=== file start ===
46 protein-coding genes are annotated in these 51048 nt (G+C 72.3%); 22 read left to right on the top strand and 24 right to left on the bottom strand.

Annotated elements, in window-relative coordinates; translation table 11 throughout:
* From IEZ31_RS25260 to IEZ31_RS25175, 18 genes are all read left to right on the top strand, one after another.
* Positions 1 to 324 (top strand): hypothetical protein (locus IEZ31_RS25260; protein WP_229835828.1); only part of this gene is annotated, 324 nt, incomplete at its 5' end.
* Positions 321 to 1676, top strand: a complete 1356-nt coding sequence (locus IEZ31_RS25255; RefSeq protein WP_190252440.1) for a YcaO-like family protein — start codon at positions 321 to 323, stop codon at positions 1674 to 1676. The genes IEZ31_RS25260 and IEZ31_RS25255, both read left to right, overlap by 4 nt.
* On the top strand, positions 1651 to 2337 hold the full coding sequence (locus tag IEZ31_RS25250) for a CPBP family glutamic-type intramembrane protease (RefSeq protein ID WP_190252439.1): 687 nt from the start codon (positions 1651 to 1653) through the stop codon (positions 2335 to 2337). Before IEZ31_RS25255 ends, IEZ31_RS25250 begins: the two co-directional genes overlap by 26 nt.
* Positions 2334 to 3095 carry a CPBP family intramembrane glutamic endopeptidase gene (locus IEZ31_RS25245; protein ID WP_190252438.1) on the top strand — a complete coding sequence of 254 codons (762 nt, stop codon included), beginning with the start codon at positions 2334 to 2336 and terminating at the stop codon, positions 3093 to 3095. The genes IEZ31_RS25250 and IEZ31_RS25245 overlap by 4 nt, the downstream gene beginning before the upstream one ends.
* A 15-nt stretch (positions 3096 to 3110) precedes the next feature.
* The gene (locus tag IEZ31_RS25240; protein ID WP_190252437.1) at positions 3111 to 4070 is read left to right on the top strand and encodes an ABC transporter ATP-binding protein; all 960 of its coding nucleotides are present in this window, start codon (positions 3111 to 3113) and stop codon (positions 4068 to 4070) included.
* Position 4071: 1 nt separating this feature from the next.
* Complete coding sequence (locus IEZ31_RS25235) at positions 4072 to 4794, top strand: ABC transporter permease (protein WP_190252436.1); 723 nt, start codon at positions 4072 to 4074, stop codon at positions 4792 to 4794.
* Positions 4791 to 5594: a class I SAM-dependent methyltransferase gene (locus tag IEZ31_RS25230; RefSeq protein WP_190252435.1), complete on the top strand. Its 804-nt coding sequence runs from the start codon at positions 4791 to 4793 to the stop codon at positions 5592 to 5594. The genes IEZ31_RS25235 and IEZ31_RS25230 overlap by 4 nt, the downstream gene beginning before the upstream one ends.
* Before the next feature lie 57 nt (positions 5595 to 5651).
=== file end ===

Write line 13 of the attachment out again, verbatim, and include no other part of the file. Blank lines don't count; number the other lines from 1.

* Before the next feature lie 57 nt (positions 5595 to 5651).